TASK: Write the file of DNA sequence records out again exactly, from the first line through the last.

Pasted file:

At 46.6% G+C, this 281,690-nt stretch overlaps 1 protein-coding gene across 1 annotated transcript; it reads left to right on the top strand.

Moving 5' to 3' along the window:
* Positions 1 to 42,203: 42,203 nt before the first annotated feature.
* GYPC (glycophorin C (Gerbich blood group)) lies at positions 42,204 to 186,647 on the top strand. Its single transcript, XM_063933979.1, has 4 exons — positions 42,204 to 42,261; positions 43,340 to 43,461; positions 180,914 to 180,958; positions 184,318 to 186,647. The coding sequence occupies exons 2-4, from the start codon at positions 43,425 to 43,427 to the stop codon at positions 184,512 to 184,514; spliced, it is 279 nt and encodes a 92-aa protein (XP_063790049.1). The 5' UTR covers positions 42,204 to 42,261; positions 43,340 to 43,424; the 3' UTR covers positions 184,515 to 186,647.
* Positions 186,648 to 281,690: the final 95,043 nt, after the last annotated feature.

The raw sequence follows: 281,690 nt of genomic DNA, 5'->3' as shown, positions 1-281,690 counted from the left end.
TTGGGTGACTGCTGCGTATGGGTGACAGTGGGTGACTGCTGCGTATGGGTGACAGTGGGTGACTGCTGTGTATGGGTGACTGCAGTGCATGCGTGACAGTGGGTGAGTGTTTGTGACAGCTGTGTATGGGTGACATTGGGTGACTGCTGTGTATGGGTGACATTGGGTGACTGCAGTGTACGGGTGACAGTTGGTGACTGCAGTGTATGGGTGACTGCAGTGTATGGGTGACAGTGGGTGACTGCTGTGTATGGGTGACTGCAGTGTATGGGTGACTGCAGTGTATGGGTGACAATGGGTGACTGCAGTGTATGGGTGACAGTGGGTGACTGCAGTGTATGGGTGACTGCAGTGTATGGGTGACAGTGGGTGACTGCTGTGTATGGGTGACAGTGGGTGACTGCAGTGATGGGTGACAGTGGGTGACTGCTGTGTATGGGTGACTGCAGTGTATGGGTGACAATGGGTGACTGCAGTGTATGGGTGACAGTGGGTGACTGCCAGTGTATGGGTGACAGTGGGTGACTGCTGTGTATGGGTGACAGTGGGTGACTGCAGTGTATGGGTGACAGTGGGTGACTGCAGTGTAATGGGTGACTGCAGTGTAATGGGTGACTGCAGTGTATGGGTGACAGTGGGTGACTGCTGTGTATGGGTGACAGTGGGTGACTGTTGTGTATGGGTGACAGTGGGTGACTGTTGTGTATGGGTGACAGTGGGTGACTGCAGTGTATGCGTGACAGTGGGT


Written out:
At 46.6% G+C, this 281,690-nt stretch overlaps 1 protein-coding gene across 1 annotated transcript; it reads left to right on the top strand.

Moving 5' to 3' along the window:
* Positions 1 to 42,203: 42,203 nt before the first annotated feature.
* GYPC (glycophorin C (Gerbich blood group)) lies at positions 42,204 to 186,647 on the top strand. Its single transcript, XM_063933979.1, has 4 exons — positions 42,204 to 42,261; positions 43,340 to 43,461; positions 180,914 to 180,958; positions 184,318 to 186,647. The coding sequence occupies exons 2-4, from the start codon at positions 43,425 to 43,427 to the stop codon at positions 184,512 to 184,514; spliced, it is 279 nt and encodes a 92-aa protein (XP_063790049.1). The 5' UTR covers positions 42,204 to 42,261; positions 43,340 to 43,424; the 3' UTR covers positions 184,515 to 186,647.
* Positions 186,648 to 281,690: the final 95,043 nt, after the last annotated feature.

The raw sequence follows: 281,690 nt of genomic DNA, 5'->3' as shown, positions 1-281,690 counted from the left end.
TTGGGTGACTGCTGCGTATGGGTGACAGTGGGTGACTGCTGCGTATGGGTGACAGTGGGTGACTGCTGTGTATGGGTGACTGCAGTGCATGCGTGACAGTGGGTGAGTGTTTGTGACAGCTGTGTATGGGTGACATTGGGTGACTGCTGTGTATGGGTGACATTGGGTGACTGCAGTGTACGGGTGACAGTTGGTGACTGCAGTGTATGGGTGACTGCAGTGTATGGGTGACAGTGGGTGACTGCTGTGTATGGGTGACTGCAGTGTATGGGTGACTGCAGTGTATGGGTGACAATGGGTGACTGCAGTGTATGGGTGACAGTGGGTGACTGCAGTGTATGGGTGACTGCAGTGTATGGGTGACAGTGGGTGACTGCTGTGTATGGGTGACAGTGGGTGACTGCAGTGATGGGTGACAGTGGGTGACTGCTGTGTATGGGTGACTGCAGTGTATGGGTGACAATGGGTGACTGCAGTGTATGGGTGACAGTGGGTGACTGCCAGTGTATGGGTGACAGTGGGTGACTGCTGTGTATGGGTGACAGTGGGTGACTGCAGTGTATGGGTGACAGTGGGTGACTGCAGTGTAATGGGTGACTGCAGTGTAATGGGTGACTGCAGTGTATGGGTGACAGTGGGTGACTGCTGTGTATGGGTGACAGTGGGTGACTGTTGTGTATGGGTGACAGTGGGTGACTGTTGTGTATGGGTGACAGTGGGTGACTGCAGTGTATGCGTGACAGTGGGT